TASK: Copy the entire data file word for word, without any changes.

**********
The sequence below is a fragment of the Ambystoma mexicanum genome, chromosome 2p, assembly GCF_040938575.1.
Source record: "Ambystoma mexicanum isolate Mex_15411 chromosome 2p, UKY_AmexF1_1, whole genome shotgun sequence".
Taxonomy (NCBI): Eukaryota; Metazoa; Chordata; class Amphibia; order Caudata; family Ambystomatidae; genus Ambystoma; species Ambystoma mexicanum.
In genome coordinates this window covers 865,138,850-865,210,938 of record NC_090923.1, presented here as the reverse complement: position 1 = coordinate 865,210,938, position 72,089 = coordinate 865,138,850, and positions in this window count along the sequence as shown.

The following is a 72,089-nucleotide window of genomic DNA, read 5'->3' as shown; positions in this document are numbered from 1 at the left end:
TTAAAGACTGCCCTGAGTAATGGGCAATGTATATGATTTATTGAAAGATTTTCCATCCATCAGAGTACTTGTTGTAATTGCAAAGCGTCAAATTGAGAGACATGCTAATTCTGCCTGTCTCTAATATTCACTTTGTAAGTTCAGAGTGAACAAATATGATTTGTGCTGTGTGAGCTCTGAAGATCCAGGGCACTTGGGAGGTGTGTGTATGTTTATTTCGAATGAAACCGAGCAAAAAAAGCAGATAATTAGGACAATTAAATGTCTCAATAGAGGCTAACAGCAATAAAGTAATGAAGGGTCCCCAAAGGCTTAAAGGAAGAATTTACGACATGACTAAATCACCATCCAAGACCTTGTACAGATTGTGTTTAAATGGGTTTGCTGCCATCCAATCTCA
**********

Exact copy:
The sequence below is a fragment of the Ambystoma mexicanum genome, chromosome 2p, assembly GCF_040938575.1.
Source record: "Ambystoma mexicanum isolate Mex_15411 chromosome 2p, UKY_AmexF1_1, whole genome shotgun sequence".
Taxonomy (NCBI): Eukaryota; Metazoa; Chordata; class Amphibia; order Caudata; family Ambystomatidae; genus Ambystoma; species Ambystoma mexicanum.
In genome coordinates this window covers 865,138,850-865,210,938 of record NC_090923.1, presented here as the reverse complement: position 1 = coordinate 865,210,938, position 72,089 = coordinate 865,138,850, and positions in this window count along the sequence as shown.

The following is a 72,089-nucleotide window of genomic DNA, read 5'->3' as shown; positions in this document are numbered from 1 at the left end:
TTAAAGACTGCCCTGAGTAATGGGCAATGTATATGATTTATTGAAAGATTTTCCATCCATCAGAGTACTTGTTGTAATTGCAAAGCGTCAAATTGAGAGACATGCTAATTCTGCCTGTCTCTAATATTCACTTTGTAAGTTCAGAGTGAACAAATATGATTTGTGCTGTGTGAGCTCTGAAGATCCAGGGCACTTGGGAGGTGTGTGTATGTTTATTTCGAATGAAACCGAGCAAAAAAAGCAGATAATTAGGACAATTAAATGTCTCAATAGAGGCTAACAGCAATAAAGTAATGAAGGGTCCCCAAAGGCTTAAAGGAAGAATTTACGACATGACTAAATCACCATCCAAGACCTTGTACAGATTGTGTTTAAATGGGTTTGCTGCCATCCAATCTCA